Hasselmann Professor of Bioengineering
Professor of Physics
Houston, Texas EIF/Stand Up To Cancer
Studies are aimed at improving the effectiveness of immunotherapy by studying the tumor ecosystem.
A Stand Up To Cancer Convergence team applies a multi-disciplinary approach to tumor biology.
This collaborative research will lead to novel treatment approaches that modify the tumor environment to improve anti-tumor immunity and response to immunotherapy drugs.
Tumors consist not only of cancer cells, but also stromal and immune cells that constitute the tumor microenvironment (TME). The TME is an ecosystem of multiple cell populations, and the extracellular matrix (ECM) that they produce, that interact in a complex fashion to yield tissue form and function.
Cancer cells can take on dramatically different properties based on influences from the microenvironment. In many different cancer types, including breast cancer (BC), tumors with more stromal cells typically have worse clinical outcomes. In contrast, tumors infiltrated by a type of immune cell called CD8 T cells have better clinical outcomes. Hence, tumors behave differently based on the collective behavior of the microenvironment.
The objective of the Stand Up 2 Cancer (SU2C) Convergence team consisting of Drs. Atwal, Irvine, Lee, Levine and Yu is to apply systems and ecological approaches to study the TME and determine whether it is an important determinant for the efficacy of cancer immunotherapy.
The SU2C team brings together expertise in high dimensional histology, image analysis, culturing cells from primary human breast tumors, 3D spheroids, bioinformatics, ecology modeling, and nanotechnology to study the ecology of the TME in BC, and develop therapeutic and imaging applications.
In the first year of their award, the SU2C team showed that cancer-associated fibroblasts and other immune-derived cells interact with cancer cells to promote tumor progression and metastasis. They also found the addition of a commonly used drug to treat parasitic infection improved reponse to anti PD-1/PD-L1 immunotherapy.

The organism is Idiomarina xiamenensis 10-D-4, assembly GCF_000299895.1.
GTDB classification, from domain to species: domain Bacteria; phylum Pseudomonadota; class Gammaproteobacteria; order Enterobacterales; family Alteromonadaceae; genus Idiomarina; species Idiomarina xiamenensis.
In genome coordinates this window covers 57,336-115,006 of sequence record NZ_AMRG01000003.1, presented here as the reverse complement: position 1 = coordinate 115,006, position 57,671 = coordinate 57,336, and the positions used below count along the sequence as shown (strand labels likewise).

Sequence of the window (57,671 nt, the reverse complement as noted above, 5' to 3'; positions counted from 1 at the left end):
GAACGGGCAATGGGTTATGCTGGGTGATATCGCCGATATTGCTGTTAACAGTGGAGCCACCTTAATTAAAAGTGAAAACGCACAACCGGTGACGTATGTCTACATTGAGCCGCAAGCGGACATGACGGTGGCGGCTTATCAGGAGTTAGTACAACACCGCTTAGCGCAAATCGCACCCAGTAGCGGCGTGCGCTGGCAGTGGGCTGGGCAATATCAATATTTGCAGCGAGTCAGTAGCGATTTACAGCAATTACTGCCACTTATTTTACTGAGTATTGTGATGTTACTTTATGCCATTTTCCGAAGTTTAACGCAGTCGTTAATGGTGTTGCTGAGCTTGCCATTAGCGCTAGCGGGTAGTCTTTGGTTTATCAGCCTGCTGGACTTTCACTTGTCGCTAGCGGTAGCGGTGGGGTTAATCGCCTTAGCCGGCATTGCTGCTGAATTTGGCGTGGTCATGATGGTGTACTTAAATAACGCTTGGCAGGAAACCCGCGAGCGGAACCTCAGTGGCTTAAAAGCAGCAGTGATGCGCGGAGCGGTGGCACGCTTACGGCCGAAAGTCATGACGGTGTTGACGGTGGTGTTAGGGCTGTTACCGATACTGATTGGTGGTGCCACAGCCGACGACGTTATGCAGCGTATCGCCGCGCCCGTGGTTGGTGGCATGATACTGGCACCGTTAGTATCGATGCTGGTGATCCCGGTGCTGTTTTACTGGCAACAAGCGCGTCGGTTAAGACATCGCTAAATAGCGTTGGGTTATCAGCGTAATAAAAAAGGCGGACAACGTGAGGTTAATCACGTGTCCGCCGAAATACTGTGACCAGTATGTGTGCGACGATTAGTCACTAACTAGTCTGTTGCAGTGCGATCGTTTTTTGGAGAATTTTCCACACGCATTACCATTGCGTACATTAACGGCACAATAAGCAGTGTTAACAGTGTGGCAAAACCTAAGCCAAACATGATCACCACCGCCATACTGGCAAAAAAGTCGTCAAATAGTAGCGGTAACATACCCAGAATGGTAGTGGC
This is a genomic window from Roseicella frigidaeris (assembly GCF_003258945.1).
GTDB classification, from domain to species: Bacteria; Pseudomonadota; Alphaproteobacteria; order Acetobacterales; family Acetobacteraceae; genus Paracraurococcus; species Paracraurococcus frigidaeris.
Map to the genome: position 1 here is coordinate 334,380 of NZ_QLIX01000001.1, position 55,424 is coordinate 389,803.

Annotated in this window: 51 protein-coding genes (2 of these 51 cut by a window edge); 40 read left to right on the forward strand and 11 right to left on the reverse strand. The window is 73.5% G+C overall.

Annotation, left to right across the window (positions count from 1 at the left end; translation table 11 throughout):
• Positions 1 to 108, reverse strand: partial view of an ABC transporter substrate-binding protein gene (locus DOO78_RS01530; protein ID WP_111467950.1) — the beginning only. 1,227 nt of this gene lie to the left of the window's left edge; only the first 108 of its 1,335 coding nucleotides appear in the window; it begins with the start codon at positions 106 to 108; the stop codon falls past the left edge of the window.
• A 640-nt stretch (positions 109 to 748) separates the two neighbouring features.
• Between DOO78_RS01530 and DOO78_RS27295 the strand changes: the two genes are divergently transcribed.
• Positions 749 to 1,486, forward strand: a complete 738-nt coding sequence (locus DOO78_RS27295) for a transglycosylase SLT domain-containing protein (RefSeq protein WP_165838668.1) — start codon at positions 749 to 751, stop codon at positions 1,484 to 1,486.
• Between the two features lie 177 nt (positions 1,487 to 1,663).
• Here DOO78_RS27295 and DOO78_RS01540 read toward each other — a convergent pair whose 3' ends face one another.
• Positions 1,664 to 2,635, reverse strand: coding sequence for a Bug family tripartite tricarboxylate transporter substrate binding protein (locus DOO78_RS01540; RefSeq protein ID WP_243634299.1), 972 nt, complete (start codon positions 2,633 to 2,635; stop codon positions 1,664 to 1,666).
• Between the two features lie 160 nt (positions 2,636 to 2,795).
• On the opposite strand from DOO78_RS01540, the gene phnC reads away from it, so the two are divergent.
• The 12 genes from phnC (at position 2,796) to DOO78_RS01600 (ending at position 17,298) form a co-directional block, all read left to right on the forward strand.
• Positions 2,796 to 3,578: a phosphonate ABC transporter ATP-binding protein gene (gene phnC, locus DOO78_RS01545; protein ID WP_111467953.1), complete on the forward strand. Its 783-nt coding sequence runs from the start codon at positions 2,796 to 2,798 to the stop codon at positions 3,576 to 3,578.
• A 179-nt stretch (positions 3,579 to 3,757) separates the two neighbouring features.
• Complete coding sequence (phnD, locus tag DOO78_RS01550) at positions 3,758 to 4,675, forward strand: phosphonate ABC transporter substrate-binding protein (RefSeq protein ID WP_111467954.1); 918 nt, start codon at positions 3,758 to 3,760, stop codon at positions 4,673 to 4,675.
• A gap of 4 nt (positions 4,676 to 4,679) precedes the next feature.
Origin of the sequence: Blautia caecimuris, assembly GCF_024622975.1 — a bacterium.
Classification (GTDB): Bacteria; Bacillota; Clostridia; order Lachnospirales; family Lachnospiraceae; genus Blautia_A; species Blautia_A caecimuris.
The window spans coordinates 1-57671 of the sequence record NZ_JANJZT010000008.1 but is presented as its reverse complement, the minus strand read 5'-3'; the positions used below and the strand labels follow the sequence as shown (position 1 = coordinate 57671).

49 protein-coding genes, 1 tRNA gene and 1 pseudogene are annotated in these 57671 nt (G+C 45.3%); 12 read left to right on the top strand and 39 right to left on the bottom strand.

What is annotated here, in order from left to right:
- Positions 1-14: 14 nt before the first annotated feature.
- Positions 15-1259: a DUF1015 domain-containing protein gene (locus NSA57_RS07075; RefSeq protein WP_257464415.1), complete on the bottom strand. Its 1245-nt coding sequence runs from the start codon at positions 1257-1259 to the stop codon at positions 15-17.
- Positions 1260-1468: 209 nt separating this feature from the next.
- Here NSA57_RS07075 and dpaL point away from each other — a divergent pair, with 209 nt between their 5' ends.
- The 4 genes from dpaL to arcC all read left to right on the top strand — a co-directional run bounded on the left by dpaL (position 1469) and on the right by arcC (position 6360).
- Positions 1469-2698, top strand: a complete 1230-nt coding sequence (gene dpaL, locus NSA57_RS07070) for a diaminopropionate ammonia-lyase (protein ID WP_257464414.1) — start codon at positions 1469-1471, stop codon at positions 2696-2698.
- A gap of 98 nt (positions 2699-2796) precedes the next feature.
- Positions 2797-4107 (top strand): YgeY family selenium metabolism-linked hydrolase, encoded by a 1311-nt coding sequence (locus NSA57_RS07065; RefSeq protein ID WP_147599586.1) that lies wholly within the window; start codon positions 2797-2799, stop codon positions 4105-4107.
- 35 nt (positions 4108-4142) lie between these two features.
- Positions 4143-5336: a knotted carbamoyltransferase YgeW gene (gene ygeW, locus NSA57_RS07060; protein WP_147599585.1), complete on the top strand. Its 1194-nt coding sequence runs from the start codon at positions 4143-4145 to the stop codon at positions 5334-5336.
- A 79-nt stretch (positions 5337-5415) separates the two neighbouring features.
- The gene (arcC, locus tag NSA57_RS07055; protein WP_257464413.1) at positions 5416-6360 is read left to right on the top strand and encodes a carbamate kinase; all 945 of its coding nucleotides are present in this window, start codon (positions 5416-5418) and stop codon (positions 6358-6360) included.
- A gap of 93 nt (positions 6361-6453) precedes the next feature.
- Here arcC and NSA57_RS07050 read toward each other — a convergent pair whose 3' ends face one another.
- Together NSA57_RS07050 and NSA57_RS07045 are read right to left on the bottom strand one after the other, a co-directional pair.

They are continuing these investigations to understand the relationship between the stromal cells and cancer cells and develop targeted approaches to improve response to treatments.
Dr. Levine is a member of the National Academy of Sciences and a fellow of the American Academy of Arts and Sciences. He serves as the co-director for the National Science Foundation sponsored Center for Theoretical Biological Physics (CTBP), located on the campus of Rice University, as a partnership among Rice, Baylor College of Medicine and the University of Houston. In this position, Dr. Levine supervises a large interdisciplinary team of researchers who apply methods from physical science to vexing problems in biology and biomedicine. A particular emphasis in recent years has been on cancer, where pure biology-based approaches have not proven capable of finding effective treatments or cures for metastatic disease. Dr. Levine is a member of the editorial board of the Proceedings of the National Academy of Sciences, editor in chief of the journal Physical Biology and an associate editor of Physical Review Letters. He is first author on over 250 publications in the area of theoretical physics as applied to a wide variety of systems, especially living systems.